The relationship between sugar cravings, dietary intake, exercise, blood pressure, and body composition.

Sheridan, S. (2018) The relationship between sugar cravings, dietary intake, exercise, blood pressure, and body composition. Undergraduate theses, University of Chichester.

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AIM: Food addiction and the diseases it causes are now epidemic in developed
countries Sugar cravings are complicit in overeating, which has become ubiquitous.
Dietary intake, exercise, blood pressure and body composition have a strong interaction
with sugar cravings. Previous research has established the relationship between dietary
intake and exercise levels, but new research must be done to understand the other variables.
The aim of this study is to expand previous research on predictors of sugar cravings.
METHOD: The study assessed 56 students at the University of Chichester using
questionnaires, a blood pressure cuff, a body compositions analyser, and a seven-day food
diary. RESULTS: Results found that a model of fat and protein intake accounted for 13.9%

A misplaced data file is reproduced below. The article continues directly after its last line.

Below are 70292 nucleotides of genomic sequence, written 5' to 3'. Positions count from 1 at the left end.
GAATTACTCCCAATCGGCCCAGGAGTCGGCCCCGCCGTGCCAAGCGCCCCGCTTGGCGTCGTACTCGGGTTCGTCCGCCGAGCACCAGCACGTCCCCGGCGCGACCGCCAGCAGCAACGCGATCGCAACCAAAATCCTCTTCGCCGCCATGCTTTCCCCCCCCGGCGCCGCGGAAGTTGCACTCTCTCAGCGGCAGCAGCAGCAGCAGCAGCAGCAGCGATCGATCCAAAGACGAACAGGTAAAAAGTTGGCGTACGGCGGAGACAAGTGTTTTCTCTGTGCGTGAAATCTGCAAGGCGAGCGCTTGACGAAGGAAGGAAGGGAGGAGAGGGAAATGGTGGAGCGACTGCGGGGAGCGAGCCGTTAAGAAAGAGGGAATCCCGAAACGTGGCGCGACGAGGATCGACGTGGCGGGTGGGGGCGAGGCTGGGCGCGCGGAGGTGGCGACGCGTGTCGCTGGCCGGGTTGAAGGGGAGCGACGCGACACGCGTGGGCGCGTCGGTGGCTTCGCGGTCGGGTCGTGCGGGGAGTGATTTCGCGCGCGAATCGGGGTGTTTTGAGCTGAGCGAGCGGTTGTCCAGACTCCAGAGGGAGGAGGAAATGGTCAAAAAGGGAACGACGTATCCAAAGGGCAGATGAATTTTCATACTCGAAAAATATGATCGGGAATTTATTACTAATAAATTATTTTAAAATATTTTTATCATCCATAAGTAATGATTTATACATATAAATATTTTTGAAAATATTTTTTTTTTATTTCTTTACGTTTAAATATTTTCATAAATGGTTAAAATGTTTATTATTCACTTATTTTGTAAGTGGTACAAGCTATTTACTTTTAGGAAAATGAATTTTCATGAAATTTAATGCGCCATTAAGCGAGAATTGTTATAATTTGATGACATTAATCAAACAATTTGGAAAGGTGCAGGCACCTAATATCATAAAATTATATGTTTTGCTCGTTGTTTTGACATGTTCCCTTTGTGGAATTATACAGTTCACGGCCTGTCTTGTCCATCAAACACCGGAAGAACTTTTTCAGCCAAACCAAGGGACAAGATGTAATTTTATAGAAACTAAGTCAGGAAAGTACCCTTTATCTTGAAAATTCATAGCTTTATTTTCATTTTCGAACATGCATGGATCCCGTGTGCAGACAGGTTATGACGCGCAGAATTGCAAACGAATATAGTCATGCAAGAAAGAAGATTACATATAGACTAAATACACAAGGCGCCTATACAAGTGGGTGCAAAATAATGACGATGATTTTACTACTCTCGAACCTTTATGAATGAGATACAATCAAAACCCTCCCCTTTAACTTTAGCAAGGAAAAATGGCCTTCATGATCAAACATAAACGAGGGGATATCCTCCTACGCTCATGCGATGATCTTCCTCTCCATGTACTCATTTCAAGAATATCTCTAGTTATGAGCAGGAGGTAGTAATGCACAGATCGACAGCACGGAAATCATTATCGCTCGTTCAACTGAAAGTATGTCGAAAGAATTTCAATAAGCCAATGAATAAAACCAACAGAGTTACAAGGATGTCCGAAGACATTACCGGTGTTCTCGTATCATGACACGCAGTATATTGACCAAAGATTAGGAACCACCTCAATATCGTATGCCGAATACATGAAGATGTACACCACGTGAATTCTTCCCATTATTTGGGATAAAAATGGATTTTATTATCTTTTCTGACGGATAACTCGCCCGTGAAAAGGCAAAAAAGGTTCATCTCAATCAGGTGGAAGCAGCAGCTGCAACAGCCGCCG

of the variance in sugar cravings. The Pearson’s Correlations Matrix presented an
association between macronutrients and body composition variables. Independent Samples
t-Test results showed no differences between male and female sugar cravings; however,
differences exist between other variables. CONCLUSIONS: Findings indicate that
different combinations of dietary intakes, especially the ratios of fat and protein, have direct
effects on sugar cravings and suggest a causal mechanism. The study provides
recommendations for a more in-depth analysis and more accurate data collection.
IMPLICATIONS: Results suggest that high-protein, low-fat diets have the biggest impact
on lowering sugar cravings. Making dietary adjustments can have the greatest impact on
decreasing sugar cravings and can help break the cycle of bad eating habits. Future research
should be completed to more accurately acquire data (i.e. avoid self-reported data) and
capture additional measures and variables (i.e. psychological variables).

Publication Type: Theses (Undergraduate)
Additional Information: BSc (Hons) Sports Therapy
Uncontrolled Keywords: Food Addiction; Health Epidemic; Sugar Cravings; Food Consumption; Exercise Impacts.
Subjects: G Geography. Anthropology. Recreation > GV Recreation Leisure > GV557 Sports
Q Science > Q Science (General)
R Medicine > RC Internal medicine > RC1200 Sports Medicine
Divisions: Academic Areas > Institute of Sport > Area > Exercise Physiology
Student Research > Undergraduate
Depositing User: Ann Jones
Date Deposited: 01 Apr 2019 11:32
Last Modified: 01 Apr 2019 11:32

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